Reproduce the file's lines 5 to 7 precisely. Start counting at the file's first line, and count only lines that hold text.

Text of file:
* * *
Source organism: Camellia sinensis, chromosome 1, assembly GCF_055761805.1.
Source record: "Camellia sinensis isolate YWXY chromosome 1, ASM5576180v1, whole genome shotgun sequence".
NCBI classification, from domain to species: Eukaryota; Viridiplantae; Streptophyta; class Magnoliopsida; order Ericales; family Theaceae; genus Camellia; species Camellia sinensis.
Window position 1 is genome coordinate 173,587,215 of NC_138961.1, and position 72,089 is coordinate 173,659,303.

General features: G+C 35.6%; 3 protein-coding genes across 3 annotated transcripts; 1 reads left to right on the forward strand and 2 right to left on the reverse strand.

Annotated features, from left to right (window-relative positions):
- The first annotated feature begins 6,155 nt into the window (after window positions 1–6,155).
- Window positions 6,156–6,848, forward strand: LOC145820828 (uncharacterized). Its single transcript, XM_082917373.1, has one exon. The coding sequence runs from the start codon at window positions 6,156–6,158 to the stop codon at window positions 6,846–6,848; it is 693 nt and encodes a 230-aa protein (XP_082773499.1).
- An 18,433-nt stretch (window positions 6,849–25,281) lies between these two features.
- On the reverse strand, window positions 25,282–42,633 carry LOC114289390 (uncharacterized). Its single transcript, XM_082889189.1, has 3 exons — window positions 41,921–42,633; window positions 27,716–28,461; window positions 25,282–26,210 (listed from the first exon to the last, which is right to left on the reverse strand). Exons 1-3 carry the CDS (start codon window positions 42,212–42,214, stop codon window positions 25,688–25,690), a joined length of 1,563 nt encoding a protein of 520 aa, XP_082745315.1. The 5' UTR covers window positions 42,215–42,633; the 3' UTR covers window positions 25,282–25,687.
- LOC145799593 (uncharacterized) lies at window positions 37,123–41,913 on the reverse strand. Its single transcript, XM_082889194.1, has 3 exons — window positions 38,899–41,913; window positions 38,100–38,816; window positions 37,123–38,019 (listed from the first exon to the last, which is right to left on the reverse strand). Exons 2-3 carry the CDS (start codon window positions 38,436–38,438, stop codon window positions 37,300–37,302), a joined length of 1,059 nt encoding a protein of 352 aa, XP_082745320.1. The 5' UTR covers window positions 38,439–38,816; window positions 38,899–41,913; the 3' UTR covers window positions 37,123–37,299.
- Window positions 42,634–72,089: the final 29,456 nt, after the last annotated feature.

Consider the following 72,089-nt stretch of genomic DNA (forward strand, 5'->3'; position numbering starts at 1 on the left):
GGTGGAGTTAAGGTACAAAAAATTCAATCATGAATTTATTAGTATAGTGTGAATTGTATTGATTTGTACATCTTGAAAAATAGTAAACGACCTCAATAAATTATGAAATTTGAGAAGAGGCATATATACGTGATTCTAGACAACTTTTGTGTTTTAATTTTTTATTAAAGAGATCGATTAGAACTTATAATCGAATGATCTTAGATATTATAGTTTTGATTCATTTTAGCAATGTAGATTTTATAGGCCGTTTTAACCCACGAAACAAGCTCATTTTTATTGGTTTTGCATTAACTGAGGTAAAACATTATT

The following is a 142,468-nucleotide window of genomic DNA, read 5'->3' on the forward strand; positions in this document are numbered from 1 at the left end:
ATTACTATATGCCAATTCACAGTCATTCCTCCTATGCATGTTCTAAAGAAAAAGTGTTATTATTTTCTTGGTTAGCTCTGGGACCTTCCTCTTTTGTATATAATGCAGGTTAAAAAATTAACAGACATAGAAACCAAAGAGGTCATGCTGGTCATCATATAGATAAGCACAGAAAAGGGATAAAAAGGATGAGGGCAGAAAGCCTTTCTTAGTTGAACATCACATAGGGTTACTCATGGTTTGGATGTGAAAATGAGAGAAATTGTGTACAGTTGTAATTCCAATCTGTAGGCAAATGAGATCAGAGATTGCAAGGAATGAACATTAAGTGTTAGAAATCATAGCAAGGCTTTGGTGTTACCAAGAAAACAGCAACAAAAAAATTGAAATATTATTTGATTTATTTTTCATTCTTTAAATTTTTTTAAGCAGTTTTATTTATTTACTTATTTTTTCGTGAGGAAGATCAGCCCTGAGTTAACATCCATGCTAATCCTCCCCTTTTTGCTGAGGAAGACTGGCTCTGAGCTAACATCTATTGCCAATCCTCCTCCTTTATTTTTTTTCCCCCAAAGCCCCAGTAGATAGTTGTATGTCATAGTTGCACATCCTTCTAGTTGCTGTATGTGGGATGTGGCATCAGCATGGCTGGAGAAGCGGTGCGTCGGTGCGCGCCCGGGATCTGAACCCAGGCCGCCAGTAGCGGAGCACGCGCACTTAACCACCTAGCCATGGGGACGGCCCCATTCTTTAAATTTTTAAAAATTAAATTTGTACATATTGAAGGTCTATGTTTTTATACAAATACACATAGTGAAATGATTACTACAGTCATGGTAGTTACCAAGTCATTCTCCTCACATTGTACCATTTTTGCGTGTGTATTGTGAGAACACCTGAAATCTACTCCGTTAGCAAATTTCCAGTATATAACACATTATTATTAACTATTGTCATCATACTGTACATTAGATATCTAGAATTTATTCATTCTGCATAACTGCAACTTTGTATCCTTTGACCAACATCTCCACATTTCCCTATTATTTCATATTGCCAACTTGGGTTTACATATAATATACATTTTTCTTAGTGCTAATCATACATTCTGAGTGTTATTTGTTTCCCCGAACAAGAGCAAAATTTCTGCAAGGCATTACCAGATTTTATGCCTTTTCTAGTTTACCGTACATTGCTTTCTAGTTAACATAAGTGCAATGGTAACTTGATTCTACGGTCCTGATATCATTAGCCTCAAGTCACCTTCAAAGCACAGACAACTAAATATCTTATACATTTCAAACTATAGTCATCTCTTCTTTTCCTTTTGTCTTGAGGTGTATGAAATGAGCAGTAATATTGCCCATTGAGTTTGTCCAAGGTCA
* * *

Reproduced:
General features: G+C 35.6%; 3 protein-coding genes across 3 annotated transcripts; 1 reads left to right on the forward strand and 2 right to left on the reverse strand.

Annotated features, from left to right (window-relative positions):
- The first annotated feature begins 6,155 nt into the window (after window positions 1–6,155).